Acceptability of a nurse-led integrated primary care review for people with inflammatory rheumatological conditions: a qualitative evaluation
People with inflammatory rheumatological conditions (IRCs), including rheumatoid arthritis, psoriatic arthritis, ankylosing spondylitis, polymyalgia rheumatic and giant cell arteritis, are at an increased risk of comorbidities such as cardiovascular disease, osteoporosis, anxiety and depression. An assessment of these common comorbidities within a nurse-led review in primary care could lead to improved control of the IRC and reduced morbidity and mortality.The INCLUDE pilot cluster randomised controlled trial aimed to evaluate the feasibility and acceptability of a nurse-led integrated primary care review for people with IRCs, to identify and manage comorbidities.
A qualitative study was embedded within the INCLUDE trial. A purposive sample of 20 patients (IRC, age and gender) who attended an INCLUDE review appointment, were invited to participate in a face-to-face interview to reflect on their experience of the INCLUDE review. A topic guide was utilized. Interviews were transcribed verbatim. Thematic analysis using constant comparison was undertaken. Overarching themes were agreed by discussion between members of the qualitative research team, and then mapped onto the constructs of the new Theoretical Framework of Acceptability (TFA).
Four overarching themes were developed, mapping onto four constructs of the TFA: including expectations of the review, experiences of the review, usefulness of the review, and burden. Affective attitudesParticipants appreciated the opportunity to learn more about comorbidities linked to their condition. The personal qualities of the nurse, such as being approachable and having time to listen, were valued and were reported to facilitate patients to disclose health concerns. Patients recognised the value of the integrated approach, which allowed them to discuss multiple areas of health in one consultation.Intervention coherenceMany patients reported attending the review for altruistic reasons, to help with research, rather than perceiving it to be relevant to themselves or their IRC. Few patients were initially aware of their increased risk of comorbidities and did not expect this to be the focus of the review.Perceived effectivenessPatients reported the review to be effective by identifying and initiating management of previously unrecognised comorbid conditions, or by providing reassurance when no comorbidities were identified. Some patients reported barriers to following recommendations, such as lifestyle modifications, suggested by the nurse.BurdenSeveral patients felt the review added extra burden when new medications were suggested to deal with newly identified comorbidities.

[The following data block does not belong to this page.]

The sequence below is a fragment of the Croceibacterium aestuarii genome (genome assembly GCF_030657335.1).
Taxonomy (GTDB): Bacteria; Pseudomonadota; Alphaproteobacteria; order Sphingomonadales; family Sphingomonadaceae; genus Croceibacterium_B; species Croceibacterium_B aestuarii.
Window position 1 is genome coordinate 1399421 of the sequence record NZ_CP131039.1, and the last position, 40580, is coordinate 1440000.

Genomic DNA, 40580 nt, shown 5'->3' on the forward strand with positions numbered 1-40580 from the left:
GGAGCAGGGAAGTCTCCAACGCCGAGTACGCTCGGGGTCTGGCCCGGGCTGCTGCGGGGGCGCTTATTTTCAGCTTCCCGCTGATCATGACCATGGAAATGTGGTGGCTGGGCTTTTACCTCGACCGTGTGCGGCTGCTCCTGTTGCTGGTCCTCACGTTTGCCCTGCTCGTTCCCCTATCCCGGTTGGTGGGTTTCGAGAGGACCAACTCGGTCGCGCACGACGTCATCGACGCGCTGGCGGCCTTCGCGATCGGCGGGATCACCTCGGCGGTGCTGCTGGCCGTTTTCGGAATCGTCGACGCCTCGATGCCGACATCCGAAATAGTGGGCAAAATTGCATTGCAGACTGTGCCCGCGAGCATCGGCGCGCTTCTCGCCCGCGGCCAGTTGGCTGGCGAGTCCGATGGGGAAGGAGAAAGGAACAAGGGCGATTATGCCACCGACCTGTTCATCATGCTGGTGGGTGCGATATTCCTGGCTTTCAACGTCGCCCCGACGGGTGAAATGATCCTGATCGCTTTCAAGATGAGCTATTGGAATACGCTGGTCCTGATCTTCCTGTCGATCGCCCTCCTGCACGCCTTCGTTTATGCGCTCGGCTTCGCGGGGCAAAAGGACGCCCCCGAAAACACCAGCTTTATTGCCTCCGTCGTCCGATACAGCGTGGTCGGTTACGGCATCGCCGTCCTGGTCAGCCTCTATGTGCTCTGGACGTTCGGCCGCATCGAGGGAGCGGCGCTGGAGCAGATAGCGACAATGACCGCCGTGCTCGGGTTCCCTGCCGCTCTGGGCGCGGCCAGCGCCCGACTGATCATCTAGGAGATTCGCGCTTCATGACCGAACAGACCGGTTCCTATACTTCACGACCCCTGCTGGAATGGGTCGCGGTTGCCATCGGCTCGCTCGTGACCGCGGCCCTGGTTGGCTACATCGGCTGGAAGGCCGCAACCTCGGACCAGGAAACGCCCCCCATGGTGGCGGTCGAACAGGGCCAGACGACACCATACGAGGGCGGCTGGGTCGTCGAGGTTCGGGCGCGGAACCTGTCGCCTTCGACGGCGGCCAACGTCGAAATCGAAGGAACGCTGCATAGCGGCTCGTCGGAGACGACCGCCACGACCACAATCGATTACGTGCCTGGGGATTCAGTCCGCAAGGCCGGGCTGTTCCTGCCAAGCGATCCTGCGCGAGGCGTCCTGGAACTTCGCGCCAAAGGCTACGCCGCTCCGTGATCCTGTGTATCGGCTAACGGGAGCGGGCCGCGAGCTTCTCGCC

This study is novel as we have used the new TFA to assess acceptability of the INCLUDE review. Many patients with IRCs lacked knowledge about their risk of comorbidities. The findings suggest an integrated review which recognises multimorbidity is acceptable to patients. However, some patients identified examples of added extra burden and barriers to following recommendations.